"Customers wanted an aggressive...
"Customers wanted an aggressive trail machine with all the performance of a pro-level racer."
In the suspension department, there is no mistaking that the engineers at Yamaha spent countless hours figuring out what worked the best. The end result is a front and rear end that is nearly 50 inches wide and provides 9.8 inches of travel in the front and 11 inches in the rear. The front A-arms are a total of 17.29 inches long each, which is an increase of 2.65 inches over the old YFZ, and the new frame features a narrower upper and lower rail so the pivot mounts are closer together for increased travel. The wide arc design of the arms also increases ground clearance for when you travel through treacherous terrain.
The front shocks are brand-new KYB units that are fully adjustable, and when put next to the old YFZ shocks makes them look like miniatures. The new shocks are 63.5mm longer and have an 18mm longer stroke, 8mm larger diameter body, a 1.5mm larger shaft and hold 157cc more shock oil than the previous YFZ. What all of these numbers mean is that these are some insane shocks compared to anything else on the market. Additional features of the new shocks are the Kashima coating for smoother action and the full adjustability, which include high- and low-speed compression damping.
At the rear end of the quad, there have been some upgrades as well. Like the front shocks, the rear is a KYB unit that has all of the same features as the fronts and offers great handling to match. The rear swingarm is cast aluminum like previous years but has been lengthened by 15mm for improved handling and acceleration characteristics. All of these numbers equal a very tunable suspension for every type of rider from moto to trail. To help put the power to the ground, 21-inch front and 20-inch rear Dunlop tires were mounted and give adequate ground clearance for trail riders. These features make for a very versatile machine.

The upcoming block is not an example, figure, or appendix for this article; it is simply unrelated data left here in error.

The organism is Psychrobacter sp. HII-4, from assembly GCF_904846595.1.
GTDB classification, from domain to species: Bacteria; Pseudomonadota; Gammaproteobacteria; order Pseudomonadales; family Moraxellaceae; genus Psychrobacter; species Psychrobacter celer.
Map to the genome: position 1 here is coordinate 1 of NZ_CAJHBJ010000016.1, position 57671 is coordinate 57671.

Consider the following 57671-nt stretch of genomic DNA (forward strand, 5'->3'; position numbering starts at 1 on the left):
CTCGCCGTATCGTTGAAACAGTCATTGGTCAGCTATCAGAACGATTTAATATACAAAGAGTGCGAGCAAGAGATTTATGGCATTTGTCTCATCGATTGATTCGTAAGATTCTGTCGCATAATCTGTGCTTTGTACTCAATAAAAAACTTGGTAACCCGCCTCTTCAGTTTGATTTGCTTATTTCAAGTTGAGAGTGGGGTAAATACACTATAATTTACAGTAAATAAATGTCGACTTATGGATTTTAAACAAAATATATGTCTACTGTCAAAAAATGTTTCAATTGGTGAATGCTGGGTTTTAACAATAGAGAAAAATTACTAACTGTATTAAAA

In the ergonomics department, Yamaha engineers wanted riders to feel comfortable as well. This starts at the steering stem where the rider has the option of four bar positions. Along with the adjustability of the bar, the levers feature adjustability in the way of an on-the-fly adjustable clutch perch and adjustable front brake lever. The footpegs on the new machine are 65mm wide and feature a kick-up at the ends for improved traction and increased maneuverability. And last but not least for the final creature comforts, the seat has a new design that's narrow in the front for the rider to comfortably move around while possessing a wide back for cushion in rough corners. The seat combined with padded sidepanels decreases the amount of abuse riders go through when aggressively riding.
All of these numbers sound impressive and truly do mean a lot when talking about the technical aspects of the quad, but nothing really expresses how well this machine works without a little time in the saddle. Yamaha shuttled us to two areas to discover just how well the YFZ450R performed on both trails and the track. Our first day consisted of the fast fire roads, sand washes and twisty hardpack trails of the Hungry Valley OHV area in Gorman, California. Day two would have us making the trek to Los Angeles County Raceway's motocross complex where we had a beautifully groomed MX track that consisted of whoops, huge ski jumps, elevation changes and fast sweeping turns. Every element you could want to test a machine in was at our disposal, and we took full advantage of it.